The Armchair Outfitter

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Trip of a Lifetime: Part 1

November 25th, 2007 · 1 Comment


- by Jim Overman

I have wanted to go hunting and fishing in Alaska for as long as I can remember, but like it is for most people, it was just a dream. That all started to change in the fall of 2001 while I was on my annual “Big Trip,” which consists of going from Bainbridge, GA, to my hometown in Tennessee to deer hunt with my bow without being harassed by gnats. I typically meet two friends from college (plus a tag along partner or two that changes from year to year) and we spend the next week or so chasing every deer in West Tennessee. Do not get me wrong I enjoy the annual pilgrimage and have harvested some very nice trophies and had some very exciting hunts.

As it usually does, the topic of changing the hunt location to Texas, Kansas, or Illinois came up at dinner the last night of our trip. Eventually the conversation turned to either the typical dream trip of elk hunting out west or the ultimate adventure of going to Canada, Alaska, or Africa. Then something odd happened: one of my friends said he was serious about wanting to go on the “Trip of a Lifetime” sometime in the next couple of years. We talked about the types of trips and what we liked or disliked about each destination plus the stories we’d heard from other hunters, especially concerning elk hunts. My friend Bubba (and yes that is his name) asked me to “check into it” and let him know some details so he could start planning. I thought he was joking and said, “Sure, where do you want to go and what do you want to hunt.” He laughed and said a real adventure was what he was looking for and the more remote the better.

About two weeks later while I was still recovering from the Tennessee trip, Bubba called and asked what the plan was for the “Trip of a Lifetime.” I told him that I had thought he was joking, and said that I could not afford a trip, and I made up about five or six “reasons” I could not go. Then he asked if the time was ever going to be “right.” I thought about it for a few seconds and realized that if I was ever going to take such a trip, I needed to make that decision now. Besides, I wanted to go with my best friend so that if my wife kicked me out of the house, I could blame it on him and have a place to stay at his house.

Discussions about the trip became a weekly ritual until the week before Christmas 2001. We both read books and magazine articles, talked to every one we knew that had taken a trip out west or to Alaska, and watched countless videos. We laid out a few stipulations: First, we would keep the trip under $5,000 including transportation, food, lodging, licenses, trophy fees, and any other trip related cost. Second, we wanted to have the opportunity to hunt with a bow or a rifle. Third, we would choose our hunting partners and not have them chosen for us. Fourth, we should have a reasonable chance for success on wild game and not animals on a fenced ranch. Fifth, we would try an unguided trip so the hunt would be more challenging and less expensive. Sixth, we would make the decision as to the type of game, area, and time-line by the end of January, 2002.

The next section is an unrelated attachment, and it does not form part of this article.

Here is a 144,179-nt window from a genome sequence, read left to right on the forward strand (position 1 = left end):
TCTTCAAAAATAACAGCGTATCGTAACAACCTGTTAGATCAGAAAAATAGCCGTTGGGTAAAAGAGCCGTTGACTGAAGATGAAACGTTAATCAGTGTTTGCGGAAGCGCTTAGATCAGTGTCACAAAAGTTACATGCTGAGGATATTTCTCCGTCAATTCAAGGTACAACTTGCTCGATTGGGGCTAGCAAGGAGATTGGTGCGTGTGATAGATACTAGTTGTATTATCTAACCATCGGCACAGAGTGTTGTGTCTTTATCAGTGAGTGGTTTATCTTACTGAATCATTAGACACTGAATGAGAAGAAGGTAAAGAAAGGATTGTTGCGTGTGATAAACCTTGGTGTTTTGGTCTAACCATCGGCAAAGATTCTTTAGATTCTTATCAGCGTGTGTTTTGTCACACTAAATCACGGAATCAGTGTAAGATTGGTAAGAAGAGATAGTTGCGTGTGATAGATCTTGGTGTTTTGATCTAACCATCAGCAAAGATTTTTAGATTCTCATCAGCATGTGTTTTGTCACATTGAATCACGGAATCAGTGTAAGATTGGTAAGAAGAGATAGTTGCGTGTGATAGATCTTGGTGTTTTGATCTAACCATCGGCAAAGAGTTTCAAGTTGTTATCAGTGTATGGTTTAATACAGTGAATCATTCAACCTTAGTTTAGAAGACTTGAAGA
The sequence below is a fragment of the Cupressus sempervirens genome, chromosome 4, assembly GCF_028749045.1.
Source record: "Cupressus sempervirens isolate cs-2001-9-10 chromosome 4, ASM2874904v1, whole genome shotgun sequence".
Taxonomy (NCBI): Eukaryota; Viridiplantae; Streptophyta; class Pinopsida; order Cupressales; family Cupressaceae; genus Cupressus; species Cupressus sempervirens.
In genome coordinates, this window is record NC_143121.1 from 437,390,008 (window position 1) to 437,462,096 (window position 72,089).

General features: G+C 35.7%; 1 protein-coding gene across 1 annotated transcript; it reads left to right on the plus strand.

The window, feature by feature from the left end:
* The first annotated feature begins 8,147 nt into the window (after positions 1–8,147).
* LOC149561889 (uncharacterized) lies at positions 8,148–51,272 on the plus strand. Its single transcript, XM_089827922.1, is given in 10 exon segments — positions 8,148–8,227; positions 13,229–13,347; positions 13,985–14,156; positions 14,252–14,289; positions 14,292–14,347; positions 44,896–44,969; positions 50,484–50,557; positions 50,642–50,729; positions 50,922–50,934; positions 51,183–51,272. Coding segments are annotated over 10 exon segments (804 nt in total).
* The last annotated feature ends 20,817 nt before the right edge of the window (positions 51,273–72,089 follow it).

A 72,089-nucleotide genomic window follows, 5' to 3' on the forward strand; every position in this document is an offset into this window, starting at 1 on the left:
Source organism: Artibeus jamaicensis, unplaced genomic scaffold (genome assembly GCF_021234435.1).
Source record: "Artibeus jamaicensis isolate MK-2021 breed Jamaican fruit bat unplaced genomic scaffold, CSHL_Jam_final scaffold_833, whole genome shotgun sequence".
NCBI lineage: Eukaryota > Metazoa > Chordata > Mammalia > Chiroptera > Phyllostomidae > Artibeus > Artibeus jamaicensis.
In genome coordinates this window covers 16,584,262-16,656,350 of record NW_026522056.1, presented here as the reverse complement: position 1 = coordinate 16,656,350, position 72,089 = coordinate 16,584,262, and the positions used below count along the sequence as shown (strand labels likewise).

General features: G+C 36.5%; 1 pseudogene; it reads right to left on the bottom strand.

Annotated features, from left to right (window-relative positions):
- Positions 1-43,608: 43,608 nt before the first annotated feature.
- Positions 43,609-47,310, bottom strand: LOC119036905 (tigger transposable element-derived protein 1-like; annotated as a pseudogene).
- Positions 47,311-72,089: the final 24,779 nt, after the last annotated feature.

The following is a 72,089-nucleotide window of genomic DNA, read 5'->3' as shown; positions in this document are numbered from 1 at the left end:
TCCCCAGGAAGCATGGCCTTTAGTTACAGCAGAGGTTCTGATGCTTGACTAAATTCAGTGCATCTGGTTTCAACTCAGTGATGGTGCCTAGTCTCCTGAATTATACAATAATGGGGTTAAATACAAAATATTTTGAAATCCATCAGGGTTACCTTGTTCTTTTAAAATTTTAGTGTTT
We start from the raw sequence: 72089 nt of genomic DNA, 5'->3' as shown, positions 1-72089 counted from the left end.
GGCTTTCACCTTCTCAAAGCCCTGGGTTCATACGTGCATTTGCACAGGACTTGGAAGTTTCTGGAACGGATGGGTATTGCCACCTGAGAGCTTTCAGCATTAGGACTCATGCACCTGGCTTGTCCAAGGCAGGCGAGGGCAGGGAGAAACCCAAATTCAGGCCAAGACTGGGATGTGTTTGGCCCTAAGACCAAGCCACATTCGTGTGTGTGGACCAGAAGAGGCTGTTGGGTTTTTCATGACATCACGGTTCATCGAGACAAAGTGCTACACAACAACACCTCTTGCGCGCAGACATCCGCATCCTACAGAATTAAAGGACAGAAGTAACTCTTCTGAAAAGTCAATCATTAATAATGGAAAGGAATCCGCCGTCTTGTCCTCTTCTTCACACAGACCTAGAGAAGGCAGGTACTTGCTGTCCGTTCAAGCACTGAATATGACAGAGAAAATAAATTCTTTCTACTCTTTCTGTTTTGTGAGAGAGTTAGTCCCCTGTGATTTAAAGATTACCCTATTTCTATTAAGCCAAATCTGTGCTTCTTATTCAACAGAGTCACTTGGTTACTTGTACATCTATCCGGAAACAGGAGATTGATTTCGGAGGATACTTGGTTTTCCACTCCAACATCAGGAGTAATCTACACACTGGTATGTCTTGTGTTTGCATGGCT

By January, the most difficult part was over; we made the decision and set the time-line. We decided to go to Alaska during September, 2003, for an unguided combination caribou, moose, and black bear hunt with Alaskan fishing thrown in for icing on the cake. The trip plan was to take a commercial flight to Anchorage and then a smaller plane to a village on the south-central coast and then take a float plane to an area where the mountains meet the tundra. We would then set up a tent camp to hunt and fish for ten days in the heart of grizzly country. We determined that to meet our financial goal we needed to split the transportation and camp setup cost among five hunters. We began the task of finding three other people we trusted and more importantly who would bring skills needed to survive in the wilderness for ten to twelve days.

Typically the first response to the invitation was excitement quickly followed by, “Ya’ll are crazy.” Then the question was always ,“How many times have you done this trip?” We responded never and that only one guy had ever been to Alaska. Then we would explain that his trip was a guided hunt from a cabin while he was in high school. The reaction was an emphatic, “Ya’ll are crazy, but good luck.”

The “trip team” was finalized by the spring of 2002. To truly understand this trip, you need to know the backgrounds of the guys. Needless to say all of us are avid outdoorsmen that have spent most of our lives hunting and fishing. But each team member brought some type of expertise to the table. Because I travel the most often and I am the most computer savvy (which is not saying much with this group) I was responsible for all transportation and logistics. This included arranging air taxis, commercial air travel, and hotels, and developing spreadsheets to determine the allowed weight limits for each person and every piece of equipment. I also put together the camp food list and was the primary cook while in camp. The guys know by looking at me that I do not plan on going hungry. My only other responsibility was to be the fishing guide.